The Puzzle of the Happy Hooligan served as my introduction to the work of author Stuart Palmer, and more specifically, his series of novels starring schoolteacher Hildegarde Withers. The plot concerns the death of Saul Stafford, half of the screenwriting team of Stafford and Dobie. The duo is well known as the biggest pair of pranksters in Hollywood, and it seems that someone decided enough was enough: Saul Stafford was found in his office with his neck broken. The policeman summoned is all too willing to accept that it was an unfortunate accident.
Luckily, who should move into the office next door that very afternoon but Miss Hildegarde Withers? Originally having planned to spend her vacation in Europe, Miss Withers decided she’d much rather see Hollywood after Europe, in Palmer’s words, exploded. (The book was first published in 1941.) Just her luck, a man named Harry Wagman sees her, recognizes her as a detective, and offers to get her a job as a technical consultant on an upcoming film about Lizzie Borden. Miss Withers spoke to Stafford before the man met his maker, and realized that the man was frightened to death: she blames herself for his death and determines to track his killer down.
The thing is, nobody heard any noise whatsoever coming from Stafford’s room. If it was an accident, surely there would have been a sound? But if it was murder, surely the victim must have struggled, fought— why, then, was there no noise from that? Besides, there were no signs of violence on the body… Why yes, it’s another impossible crime… only one of the most disappointing ones I’ve ever read. The question “How was it done?” is flaunted throughout the entire novel and is a genuine puzzler, especially when the police interview a few doctors and all of them insist it’s impossible for someone to break another person’s neck without signs of violence. But don’t be fooled: this book does not propose an ingenious way of breaking someone’s neck with a bowl of turtle soup, a length of wire, and three potatoes. In fact, after all the build-up, the solution to the how is a major let-down. Not only that, it’s fairly obvious who the killer is, and the person has no qualms to confessing to Miss Withers with just about no evidence while the police conveniently listen in outside the door. I was going to cry “Foul!”… and then, Stuart Palmer comes up with one of the funniest and most original explanations for why the killer confessed that all my objections gave way to applause. All I can say is “Bravo!”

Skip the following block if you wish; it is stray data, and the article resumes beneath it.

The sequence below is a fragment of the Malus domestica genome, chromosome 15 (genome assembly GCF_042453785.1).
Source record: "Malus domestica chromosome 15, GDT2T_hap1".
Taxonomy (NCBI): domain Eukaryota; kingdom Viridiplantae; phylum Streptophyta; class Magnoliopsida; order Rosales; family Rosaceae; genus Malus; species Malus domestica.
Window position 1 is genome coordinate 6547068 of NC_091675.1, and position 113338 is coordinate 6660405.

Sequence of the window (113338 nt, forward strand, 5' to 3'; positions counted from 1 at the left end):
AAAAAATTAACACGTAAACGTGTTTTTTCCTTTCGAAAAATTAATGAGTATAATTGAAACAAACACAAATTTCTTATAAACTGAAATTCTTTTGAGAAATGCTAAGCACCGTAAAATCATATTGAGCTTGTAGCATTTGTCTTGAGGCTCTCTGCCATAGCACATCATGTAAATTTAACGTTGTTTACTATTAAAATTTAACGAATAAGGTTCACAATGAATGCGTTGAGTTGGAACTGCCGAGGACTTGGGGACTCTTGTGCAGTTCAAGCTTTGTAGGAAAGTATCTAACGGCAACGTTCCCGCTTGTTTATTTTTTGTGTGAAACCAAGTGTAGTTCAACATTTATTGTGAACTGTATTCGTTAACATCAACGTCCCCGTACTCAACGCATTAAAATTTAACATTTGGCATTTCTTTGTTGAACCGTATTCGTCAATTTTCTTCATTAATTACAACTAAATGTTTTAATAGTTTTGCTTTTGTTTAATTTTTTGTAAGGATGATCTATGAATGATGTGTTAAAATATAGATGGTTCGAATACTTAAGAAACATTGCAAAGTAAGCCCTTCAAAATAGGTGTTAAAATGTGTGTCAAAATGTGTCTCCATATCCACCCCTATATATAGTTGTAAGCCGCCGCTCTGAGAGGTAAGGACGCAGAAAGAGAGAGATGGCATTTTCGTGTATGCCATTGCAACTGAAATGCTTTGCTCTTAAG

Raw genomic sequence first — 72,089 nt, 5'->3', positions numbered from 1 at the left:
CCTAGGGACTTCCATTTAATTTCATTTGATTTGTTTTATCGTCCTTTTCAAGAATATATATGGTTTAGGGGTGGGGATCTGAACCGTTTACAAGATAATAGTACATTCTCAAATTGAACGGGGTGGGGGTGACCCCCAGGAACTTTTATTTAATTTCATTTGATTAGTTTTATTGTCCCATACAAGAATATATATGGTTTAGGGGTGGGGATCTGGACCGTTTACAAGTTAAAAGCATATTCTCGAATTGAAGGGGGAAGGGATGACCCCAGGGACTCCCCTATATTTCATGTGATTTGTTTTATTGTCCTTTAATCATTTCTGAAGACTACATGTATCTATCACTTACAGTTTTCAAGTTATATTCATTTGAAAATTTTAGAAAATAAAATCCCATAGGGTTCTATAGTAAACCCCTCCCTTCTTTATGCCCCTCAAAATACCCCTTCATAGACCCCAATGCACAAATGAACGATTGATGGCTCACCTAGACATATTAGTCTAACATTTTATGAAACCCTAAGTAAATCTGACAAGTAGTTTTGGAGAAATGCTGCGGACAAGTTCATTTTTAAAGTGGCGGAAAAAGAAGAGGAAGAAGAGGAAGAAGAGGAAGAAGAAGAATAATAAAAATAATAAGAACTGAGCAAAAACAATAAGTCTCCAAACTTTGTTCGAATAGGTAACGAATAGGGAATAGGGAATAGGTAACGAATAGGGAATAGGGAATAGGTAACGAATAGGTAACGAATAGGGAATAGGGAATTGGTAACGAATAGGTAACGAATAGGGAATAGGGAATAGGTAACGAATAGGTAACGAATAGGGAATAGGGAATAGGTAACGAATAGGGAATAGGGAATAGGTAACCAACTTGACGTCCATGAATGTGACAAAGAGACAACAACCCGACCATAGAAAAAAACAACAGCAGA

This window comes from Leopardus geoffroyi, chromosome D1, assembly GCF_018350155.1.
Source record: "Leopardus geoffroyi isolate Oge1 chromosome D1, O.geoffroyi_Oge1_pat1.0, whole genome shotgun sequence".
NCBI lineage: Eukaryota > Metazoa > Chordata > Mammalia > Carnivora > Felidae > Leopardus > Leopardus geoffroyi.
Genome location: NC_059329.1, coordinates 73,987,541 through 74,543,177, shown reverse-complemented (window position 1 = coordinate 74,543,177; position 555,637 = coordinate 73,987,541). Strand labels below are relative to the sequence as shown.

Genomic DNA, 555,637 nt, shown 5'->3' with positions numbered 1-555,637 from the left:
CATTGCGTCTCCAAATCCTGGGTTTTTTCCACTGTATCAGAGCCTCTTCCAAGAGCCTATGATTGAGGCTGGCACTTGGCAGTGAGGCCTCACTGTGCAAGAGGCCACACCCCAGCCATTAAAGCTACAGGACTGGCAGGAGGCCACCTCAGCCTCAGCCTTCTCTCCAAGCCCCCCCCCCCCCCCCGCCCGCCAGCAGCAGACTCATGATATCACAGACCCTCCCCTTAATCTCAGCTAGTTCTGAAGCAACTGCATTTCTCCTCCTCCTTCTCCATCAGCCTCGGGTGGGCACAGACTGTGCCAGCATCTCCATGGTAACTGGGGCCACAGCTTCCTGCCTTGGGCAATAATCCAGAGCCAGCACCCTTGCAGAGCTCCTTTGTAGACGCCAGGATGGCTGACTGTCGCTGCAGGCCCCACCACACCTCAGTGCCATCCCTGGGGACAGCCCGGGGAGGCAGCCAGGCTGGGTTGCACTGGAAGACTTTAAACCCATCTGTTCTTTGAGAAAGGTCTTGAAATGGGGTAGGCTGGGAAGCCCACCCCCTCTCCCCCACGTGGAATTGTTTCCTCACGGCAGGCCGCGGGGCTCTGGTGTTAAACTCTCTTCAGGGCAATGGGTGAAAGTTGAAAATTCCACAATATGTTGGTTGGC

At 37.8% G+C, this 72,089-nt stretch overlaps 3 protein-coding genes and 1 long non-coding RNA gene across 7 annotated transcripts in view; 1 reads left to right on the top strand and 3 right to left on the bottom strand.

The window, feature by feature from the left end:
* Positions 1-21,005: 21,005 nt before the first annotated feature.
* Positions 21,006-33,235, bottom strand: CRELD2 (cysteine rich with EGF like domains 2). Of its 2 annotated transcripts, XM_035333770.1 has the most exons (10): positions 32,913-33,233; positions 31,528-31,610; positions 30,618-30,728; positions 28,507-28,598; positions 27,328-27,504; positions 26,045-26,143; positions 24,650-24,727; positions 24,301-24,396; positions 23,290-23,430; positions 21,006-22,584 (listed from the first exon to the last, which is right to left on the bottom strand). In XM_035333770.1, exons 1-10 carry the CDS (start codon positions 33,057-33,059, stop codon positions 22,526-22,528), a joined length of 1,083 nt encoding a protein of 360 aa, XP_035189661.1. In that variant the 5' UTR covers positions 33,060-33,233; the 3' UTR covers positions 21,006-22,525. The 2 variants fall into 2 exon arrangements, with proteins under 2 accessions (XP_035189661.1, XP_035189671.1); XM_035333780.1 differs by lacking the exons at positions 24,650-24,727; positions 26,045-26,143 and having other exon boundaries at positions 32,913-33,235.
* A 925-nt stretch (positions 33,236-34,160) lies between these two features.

Don’t let my criticism give you the wrong impression: I enjoyed The Puzzle of the Happy Hooligan very, very much. The plot moves very rapidly and is absolutely fascinating. Midway through the book, it employs a plot device that is very old and rather cliché— and yet, it manages to seem fresh and exciting. It’s one of the best uses of this plot device I’ve ever encountered. The characters are all very fun— it is a humourous and delightful romp, as Stuart Palmer brings all sorts of caricatures of Hollywood figures to the murder party. The work on the Lizzie Borden film is absolutely hilarious, and some of the suggestions on “improving” history would have even made Mr. Aaronson (in John Dickson Carr’s And So To Murder) blush! Stuart Palmer, who I believe worked as a screenwriter in his career, brings to life the insanity of the film studio in a wacky and delightful way that is well worth the read.
As for Miss Withers, she is a perfect detective: witty, shrewd, and delightful. Her partner in crime is Inspector Piper of the New York police department, who midway through the story boards a plane just to join in the fun over in Hollywood. The interactions between the two are wonderful: they play off each other very well, even though they spend little time actually together in the book. They must be among my favourite recently-discovered-by-me sleuths.
Overall, The Puzzle of the Happy Hooligan is problematic in terms of its mystery, but a delightful romp that you shouldn’t miss. Expect the worst from its impossible crime and you’ll probably enjoy it even more than I did!